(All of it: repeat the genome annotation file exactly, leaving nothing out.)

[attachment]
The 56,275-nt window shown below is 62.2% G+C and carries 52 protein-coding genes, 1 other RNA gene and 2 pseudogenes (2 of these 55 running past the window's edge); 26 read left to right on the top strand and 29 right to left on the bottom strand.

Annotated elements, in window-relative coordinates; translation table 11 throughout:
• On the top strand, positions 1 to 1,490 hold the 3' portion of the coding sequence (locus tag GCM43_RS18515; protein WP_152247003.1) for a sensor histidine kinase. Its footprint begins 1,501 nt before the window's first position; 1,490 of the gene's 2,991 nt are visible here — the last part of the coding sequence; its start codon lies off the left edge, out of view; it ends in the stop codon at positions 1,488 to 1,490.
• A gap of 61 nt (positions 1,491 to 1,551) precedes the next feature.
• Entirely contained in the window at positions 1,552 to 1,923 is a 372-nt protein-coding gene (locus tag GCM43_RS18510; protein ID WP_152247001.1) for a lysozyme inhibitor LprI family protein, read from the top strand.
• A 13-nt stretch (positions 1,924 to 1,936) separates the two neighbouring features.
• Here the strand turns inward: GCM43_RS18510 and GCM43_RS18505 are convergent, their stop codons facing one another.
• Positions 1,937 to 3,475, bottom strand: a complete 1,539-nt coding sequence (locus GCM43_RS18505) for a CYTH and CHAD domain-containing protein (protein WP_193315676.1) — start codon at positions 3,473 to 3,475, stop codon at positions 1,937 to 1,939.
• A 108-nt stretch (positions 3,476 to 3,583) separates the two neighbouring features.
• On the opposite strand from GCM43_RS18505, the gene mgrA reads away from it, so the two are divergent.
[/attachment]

The 56,275-nt window shown below is 62.2% G+C and carries 52 protein-coding genes, 1 other RNA gene and 2 pseudogenes (2 of these 55 running past the window's edge); 26 read left to right on the top strand and 29 right to left on the bottom strand.

Annotated elements, in window-relative coordinates; translation table 11 throughout:
• On the top strand, positions 1 to 1,490 hold the 3' portion of the coding sequence (locus tag GCM43_RS18515; protein WP_152247003.1) for a sensor histidine kinase. Its footprint begins 1,501 nt before the window's first position; 1,490 of the gene's 2,991 nt are visible here — the last part of the coding sequence; its start codon lies off the left edge, out of view; it ends in the stop codon at positions 1,488 to 1,490.
• A gap of 61 nt (positions 1,491 to 1,551) precedes the next feature.
• Entirely contained in the window at positions 1,552 to 1,923 is a 372-nt protein-coding gene (locus tag GCM43_RS18510; protein ID WP_152247001.1) for a lysozyme inhibitor LprI family protein, read from the top strand.
• A 13-nt stretch (positions 1,924 to 1,936) separates the two neighbouring features.
• Here the strand turns inward: GCM43_RS18510 and GCM43_RS18505 are convergent, their stop codons facing one another.
• Positions 1,937 to 3,475, bottom strand: a complete 1,539-nt coding sequence (locus GCM43_RS18505) for a CYTH and CHAD domain-containing protein (protein WP_193315676.1) — start codon at positions 3,473 to 3,475, stop codon at positions 1,937 to 1,939.
• A 108-nt stretch (positions 3,476 to 3,583) separates the two neighbouring features.
• On the opposite strand from GCM43_RS18505, the gene mgrA reads away from it, so the two are divergent.